The following is a example of the few jigs I have made for the Unifence.
|In this view the Unifence is used as a router fence. I made a separate fence that is hollow on the inside with a cut-out for the router bit and a shop-vac sized hole in one end for dust collection. The jig attached to the top of the fence is a plastic feather board.|
Here again is the router fence but this time a stock pusher is fitted; this can be used for tenoning or other operations needing vertical support. For this jig, it is critical that the travel be in alignment with the fence. To accomplish this the fit of the carrier on the top is somewhat loose until locked down. When installed, the pusher side is held in contact with the fence face and the T-knobs are locked down. This simple procedure ensures the alignment is correct every time
|There is a piece of UHMW tape where the pusher contacts the face. This aids in alignment and reduces friction but it also slightly loads the drawer glide used to control movement, this makes it operate a little bit better.|
|This view shows the router
fence rotated 90 degrees ccw and gives a good view of the fence attachment area.
With this type of attachment, the standard fence can be removed and replaced with this router fence in less time than it takes to tell.
The attachment is just a simple recess with flat bar stock screwed to the surface to capture the T-bolt of the Unifence head.
|This is another fence used
solely as a stop block. This is especially handy if a sliding table is fitted to the
saw. The challenge with this fence is to make sure it is EXACTLY the same thickness
as the stock aluminum fence so that the rip fence scale will read true.
To accomplish this, the fence is composed of two boards screwed together but with foam tape in between. The tape act as a spring pushing the two boards apart. This method allows the total thickness and fence - table angle to be adjusted with great accuracy. The fence is attached just like the one shown above.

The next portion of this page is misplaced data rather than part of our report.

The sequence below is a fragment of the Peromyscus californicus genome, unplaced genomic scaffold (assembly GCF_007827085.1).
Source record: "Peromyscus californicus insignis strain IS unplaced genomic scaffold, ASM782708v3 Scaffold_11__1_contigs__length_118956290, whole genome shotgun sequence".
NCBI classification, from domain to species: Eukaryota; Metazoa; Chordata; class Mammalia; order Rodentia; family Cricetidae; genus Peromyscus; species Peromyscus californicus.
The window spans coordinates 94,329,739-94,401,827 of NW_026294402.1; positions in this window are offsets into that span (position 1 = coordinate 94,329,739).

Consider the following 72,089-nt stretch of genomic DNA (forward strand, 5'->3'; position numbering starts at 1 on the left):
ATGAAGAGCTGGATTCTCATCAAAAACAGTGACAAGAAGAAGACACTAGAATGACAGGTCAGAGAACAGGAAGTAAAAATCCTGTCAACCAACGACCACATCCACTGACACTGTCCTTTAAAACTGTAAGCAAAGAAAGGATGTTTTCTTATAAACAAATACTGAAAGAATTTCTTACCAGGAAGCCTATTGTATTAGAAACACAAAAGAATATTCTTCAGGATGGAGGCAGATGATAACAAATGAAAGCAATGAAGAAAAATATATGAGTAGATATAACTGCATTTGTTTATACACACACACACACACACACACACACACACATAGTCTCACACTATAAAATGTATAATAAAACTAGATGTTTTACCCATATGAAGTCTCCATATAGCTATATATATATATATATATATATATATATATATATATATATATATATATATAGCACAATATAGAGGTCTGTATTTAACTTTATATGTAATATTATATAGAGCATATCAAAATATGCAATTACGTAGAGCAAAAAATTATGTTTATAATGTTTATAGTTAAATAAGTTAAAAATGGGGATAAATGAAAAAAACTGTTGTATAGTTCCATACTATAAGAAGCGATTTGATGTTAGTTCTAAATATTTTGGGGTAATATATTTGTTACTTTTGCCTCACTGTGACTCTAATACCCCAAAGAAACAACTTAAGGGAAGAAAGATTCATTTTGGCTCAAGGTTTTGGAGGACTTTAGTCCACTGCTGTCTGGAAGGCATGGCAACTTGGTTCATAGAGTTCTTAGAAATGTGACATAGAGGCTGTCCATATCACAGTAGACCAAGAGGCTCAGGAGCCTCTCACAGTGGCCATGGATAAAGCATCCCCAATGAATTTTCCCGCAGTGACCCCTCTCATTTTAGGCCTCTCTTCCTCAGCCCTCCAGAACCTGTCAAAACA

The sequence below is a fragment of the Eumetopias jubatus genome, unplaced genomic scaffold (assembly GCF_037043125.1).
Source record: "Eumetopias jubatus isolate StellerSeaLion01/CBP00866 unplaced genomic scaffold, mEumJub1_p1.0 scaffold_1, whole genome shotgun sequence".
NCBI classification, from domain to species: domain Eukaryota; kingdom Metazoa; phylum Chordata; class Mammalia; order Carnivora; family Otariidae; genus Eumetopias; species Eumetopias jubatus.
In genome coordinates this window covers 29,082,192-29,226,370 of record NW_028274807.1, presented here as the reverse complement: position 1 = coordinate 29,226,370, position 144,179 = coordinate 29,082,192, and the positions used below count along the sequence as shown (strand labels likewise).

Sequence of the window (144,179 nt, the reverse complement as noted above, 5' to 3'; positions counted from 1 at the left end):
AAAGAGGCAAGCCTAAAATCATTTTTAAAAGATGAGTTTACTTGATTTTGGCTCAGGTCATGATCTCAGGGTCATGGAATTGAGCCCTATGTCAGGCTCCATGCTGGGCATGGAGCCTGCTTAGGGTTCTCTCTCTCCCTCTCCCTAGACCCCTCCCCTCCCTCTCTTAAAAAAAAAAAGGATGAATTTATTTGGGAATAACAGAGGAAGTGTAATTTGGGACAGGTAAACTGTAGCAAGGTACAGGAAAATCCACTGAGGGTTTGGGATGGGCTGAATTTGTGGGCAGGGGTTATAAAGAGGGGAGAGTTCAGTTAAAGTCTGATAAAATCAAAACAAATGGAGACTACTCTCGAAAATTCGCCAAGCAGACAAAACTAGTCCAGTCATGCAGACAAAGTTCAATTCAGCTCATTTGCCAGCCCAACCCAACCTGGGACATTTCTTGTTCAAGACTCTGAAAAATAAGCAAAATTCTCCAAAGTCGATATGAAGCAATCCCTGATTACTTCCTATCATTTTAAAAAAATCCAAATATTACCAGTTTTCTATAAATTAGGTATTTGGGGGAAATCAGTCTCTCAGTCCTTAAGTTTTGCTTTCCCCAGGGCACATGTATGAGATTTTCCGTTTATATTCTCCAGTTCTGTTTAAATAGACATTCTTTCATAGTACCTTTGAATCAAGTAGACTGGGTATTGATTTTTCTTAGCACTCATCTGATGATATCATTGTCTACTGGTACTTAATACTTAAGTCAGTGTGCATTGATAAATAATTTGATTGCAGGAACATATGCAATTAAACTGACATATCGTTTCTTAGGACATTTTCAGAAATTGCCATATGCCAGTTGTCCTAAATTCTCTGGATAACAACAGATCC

|An easier but less aesthetic way of doing building this fence to serve the same purpose would be to omit the board on the face and use a screw instead, this is a little nicer to look at and use.|
||I've received numerous
requests for a picture of how I installed a pair of "board buddies" onto a
Unifence; this is how I did it.
Due to the reach requirement the only way I could get them into a useable position was to use the fence in its low position. Both assemblies are attached to a board which is captured by one of the T-slots in the fence extrusion and secured with two knobs.
|Using these on a Unifence will cause the fence to lift a little or quite a lot. On a normal saw one simply clamps the outfeed end down when the fence is in the desired position. As shown these are installed on my Hammer which has a 40" cast table so this cannot be done. As such, I don't use these anymore.|
Many people have the mistaken belief that the Unifence makes it hard to build jigs, particularly a tenon jig. This is one I made for a particular job and isn't developed 100% but it works just fine.
On the back of the MCP board is a board with a rabbet the same depth as the width at the top of the Unifence.
At one time I had thought of converting my tenoning jig from my old saw to run from the sliding table. This is a much simpler solution.
|I probably will build another tenon jig or two but I think I'll make them run on the Jointech fence instead, it has more of the precision one really desires for this type of work.|